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City to offer garden soil screening service for lead to Milwaukee homeowners

The City of Milwaukee Health Department Laboratory (MHDL) is rolling out garden soil screening services to the public. Services include a nutrient analysis and lead screening of the soil.

Backyard gardening is a popular urban practice. Soil screening helps residents make better gardening decisions through determination of nutrient levels, fertilizer recommendations, and the presence of elevated lead levels in home garden soil, which may pose a hazard for gardeners and those who eat produce grown in lead-contaminated gardens.

“We hope that providing community access to soil screening will be a valuable resource to the residents of Milwaukee and Southeastern Wisconsin, adding value to backyard gardening and going above and beyond standard practices,” said Laboratory Director Dr. Sanjib Bhattacharyya.

MHDL will provide soil screening for lead, pH, conductivity and nutrients (phosphorus, potassium and organic matter) through the Growing Health Soil for Healthy Communities grant partnership with UW-Madison Soil Science, UW-Extension, Sixteenth Street Community Health Center, Medical College of Wisconsin, and Walnut Way.

Bagged soil samples can be dropped off in person at the City of Milwaukee Health Department on the 3rd floor of the Zeidler Municipal Building, located at 841 N. Broadway.

To submit a sample, participants must follow the collection procedure and fill out the testing form found at Lead screening for soil is $10, nutrient analysis is $15, or $25 for both. Along with soil screening results, MHD will provide educational materials detailing actions to take with different lead levels and recommendations to optimize nutrients for ideal gardening.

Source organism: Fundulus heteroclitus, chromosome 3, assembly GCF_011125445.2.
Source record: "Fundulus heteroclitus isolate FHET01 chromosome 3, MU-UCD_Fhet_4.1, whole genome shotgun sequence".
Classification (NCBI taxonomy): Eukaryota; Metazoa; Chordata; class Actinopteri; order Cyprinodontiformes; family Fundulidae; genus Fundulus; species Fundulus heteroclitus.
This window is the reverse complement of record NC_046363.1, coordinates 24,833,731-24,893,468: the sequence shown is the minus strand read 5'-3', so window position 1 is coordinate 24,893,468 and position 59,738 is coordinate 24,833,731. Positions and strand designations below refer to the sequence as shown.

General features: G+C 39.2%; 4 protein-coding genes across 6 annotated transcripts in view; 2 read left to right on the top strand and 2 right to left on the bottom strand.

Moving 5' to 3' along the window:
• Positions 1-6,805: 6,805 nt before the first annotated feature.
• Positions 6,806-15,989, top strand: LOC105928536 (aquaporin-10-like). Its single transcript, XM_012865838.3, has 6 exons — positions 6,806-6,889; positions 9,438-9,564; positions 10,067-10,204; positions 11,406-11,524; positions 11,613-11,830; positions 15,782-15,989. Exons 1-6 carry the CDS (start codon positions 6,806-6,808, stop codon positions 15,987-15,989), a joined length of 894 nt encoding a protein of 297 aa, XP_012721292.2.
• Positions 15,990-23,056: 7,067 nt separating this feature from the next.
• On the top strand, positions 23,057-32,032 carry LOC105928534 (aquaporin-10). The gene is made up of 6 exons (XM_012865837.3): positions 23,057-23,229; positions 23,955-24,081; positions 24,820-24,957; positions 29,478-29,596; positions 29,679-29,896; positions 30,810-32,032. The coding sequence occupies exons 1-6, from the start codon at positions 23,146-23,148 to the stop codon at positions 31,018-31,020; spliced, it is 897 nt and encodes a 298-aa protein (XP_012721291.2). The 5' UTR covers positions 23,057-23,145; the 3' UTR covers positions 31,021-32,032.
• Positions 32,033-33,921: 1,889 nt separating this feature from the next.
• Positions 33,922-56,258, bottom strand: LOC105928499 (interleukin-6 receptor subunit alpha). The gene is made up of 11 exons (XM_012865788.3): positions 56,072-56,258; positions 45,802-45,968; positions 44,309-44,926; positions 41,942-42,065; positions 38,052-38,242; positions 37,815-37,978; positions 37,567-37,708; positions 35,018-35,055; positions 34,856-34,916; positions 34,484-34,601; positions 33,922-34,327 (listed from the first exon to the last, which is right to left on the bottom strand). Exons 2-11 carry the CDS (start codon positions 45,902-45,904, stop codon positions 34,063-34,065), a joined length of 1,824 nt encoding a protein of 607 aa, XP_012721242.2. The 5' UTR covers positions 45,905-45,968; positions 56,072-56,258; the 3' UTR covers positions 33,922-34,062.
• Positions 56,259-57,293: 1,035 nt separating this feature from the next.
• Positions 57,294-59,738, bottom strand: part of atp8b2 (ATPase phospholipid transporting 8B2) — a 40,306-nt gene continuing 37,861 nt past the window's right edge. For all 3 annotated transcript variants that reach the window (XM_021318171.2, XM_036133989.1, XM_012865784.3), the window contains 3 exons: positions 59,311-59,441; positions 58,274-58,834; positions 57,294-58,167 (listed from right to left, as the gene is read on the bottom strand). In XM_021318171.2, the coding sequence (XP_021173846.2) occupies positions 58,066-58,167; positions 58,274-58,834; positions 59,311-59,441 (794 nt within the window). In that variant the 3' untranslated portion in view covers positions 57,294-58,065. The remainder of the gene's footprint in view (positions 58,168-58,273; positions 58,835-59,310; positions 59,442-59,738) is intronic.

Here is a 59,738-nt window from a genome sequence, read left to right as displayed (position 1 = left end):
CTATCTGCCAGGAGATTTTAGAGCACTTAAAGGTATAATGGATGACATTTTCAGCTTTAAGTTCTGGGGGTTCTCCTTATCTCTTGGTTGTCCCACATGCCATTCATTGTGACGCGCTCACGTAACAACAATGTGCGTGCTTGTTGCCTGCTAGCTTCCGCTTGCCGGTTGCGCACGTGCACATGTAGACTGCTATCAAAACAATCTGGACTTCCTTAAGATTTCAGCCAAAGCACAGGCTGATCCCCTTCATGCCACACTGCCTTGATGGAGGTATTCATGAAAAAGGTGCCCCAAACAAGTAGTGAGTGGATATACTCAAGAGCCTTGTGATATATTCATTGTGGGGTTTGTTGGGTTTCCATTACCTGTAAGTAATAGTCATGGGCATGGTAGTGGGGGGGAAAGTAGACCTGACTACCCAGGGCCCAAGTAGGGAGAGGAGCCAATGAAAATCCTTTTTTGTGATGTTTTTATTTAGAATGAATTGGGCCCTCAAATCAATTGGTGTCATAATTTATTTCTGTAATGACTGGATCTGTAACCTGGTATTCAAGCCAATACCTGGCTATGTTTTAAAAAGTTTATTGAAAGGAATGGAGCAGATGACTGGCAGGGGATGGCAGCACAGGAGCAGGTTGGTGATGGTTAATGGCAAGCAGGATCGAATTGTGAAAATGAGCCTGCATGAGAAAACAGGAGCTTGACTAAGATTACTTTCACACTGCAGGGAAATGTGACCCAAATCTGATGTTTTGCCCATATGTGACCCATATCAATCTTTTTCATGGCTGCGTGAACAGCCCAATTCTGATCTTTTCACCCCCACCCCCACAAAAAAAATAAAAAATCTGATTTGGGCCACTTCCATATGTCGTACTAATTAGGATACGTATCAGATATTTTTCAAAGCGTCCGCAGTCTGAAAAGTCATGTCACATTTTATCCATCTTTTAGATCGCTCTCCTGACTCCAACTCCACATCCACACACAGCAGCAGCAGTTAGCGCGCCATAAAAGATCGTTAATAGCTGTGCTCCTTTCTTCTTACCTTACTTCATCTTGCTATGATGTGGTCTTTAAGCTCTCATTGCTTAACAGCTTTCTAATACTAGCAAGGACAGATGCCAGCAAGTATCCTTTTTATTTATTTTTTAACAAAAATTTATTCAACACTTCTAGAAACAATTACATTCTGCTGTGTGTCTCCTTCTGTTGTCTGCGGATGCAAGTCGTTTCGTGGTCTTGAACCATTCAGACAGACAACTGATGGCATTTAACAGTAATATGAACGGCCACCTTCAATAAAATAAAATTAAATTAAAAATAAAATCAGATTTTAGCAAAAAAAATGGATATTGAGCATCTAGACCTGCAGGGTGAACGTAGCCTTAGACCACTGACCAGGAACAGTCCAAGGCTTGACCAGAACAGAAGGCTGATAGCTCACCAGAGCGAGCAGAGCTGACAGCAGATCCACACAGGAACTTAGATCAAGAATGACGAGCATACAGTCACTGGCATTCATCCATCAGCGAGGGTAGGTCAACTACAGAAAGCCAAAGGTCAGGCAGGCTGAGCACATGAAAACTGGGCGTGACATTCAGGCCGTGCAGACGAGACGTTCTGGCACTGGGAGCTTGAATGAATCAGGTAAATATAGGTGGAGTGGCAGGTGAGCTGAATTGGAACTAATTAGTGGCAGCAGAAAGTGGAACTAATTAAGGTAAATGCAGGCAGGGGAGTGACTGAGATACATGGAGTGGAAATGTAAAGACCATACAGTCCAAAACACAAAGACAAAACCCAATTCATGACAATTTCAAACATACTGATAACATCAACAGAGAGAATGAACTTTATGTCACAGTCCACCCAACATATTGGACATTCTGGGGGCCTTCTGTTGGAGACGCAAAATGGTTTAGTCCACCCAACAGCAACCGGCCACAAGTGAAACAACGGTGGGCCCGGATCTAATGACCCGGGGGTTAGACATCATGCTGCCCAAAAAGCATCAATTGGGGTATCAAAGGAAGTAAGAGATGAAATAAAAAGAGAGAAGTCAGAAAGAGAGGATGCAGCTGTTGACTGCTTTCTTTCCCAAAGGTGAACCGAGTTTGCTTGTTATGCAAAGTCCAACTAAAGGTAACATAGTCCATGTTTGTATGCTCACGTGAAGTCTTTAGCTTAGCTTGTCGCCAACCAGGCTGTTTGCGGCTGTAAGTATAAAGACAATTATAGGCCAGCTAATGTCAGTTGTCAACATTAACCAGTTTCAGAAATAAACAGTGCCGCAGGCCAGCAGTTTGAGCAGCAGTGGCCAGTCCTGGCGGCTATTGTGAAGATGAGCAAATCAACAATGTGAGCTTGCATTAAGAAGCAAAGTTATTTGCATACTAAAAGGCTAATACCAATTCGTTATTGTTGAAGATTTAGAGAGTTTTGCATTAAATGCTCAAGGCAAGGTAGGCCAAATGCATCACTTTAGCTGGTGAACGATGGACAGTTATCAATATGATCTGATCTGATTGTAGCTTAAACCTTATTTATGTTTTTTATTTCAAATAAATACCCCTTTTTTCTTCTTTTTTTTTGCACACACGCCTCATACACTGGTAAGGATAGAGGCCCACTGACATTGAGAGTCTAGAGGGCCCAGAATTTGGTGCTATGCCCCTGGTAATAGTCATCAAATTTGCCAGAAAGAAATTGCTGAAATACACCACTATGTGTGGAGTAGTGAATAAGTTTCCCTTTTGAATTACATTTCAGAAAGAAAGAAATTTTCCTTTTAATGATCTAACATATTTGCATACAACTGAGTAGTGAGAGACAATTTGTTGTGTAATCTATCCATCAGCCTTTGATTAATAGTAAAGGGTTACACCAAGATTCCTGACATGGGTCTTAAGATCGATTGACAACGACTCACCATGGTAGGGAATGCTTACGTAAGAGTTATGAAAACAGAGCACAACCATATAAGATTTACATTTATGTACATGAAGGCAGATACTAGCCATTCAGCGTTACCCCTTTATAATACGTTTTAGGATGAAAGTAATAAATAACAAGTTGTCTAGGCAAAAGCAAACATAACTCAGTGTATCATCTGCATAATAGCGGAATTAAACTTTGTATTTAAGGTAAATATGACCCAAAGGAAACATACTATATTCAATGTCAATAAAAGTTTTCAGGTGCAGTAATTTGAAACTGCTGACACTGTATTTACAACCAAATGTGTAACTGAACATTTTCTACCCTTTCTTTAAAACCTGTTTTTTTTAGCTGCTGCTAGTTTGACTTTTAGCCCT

To prevent lead exposure through soil, it is important to:

  • Wash fruits and vegetables thoroughly. Careful washing can remove soil contaminants before eating.
  • Plant gardens in raised beds. Be sure that these gardens are away from painted buildings, if possible.
  • Cover bare soil in your yard with wood chips or grass. Also cover walkways with cement or gravel.
  • Keep children’s play areas away from bare soil. Children are especially vulnerable to ingesting lead-contaminated soil because of the consistent hand-to-mouth activity.

Lead is naturally found in soil at very low levels and is not considered hazardous at those levels. However, if your home was built before 1978, it most likely has lead-based paint on its exterior, which can chip or peel resulting in increased lead levels in soil. Additionally, for people living near major roadways, soil analysis can help identify yard or garden areas with elevated lead levels and ways to minimize possible lead exposure.

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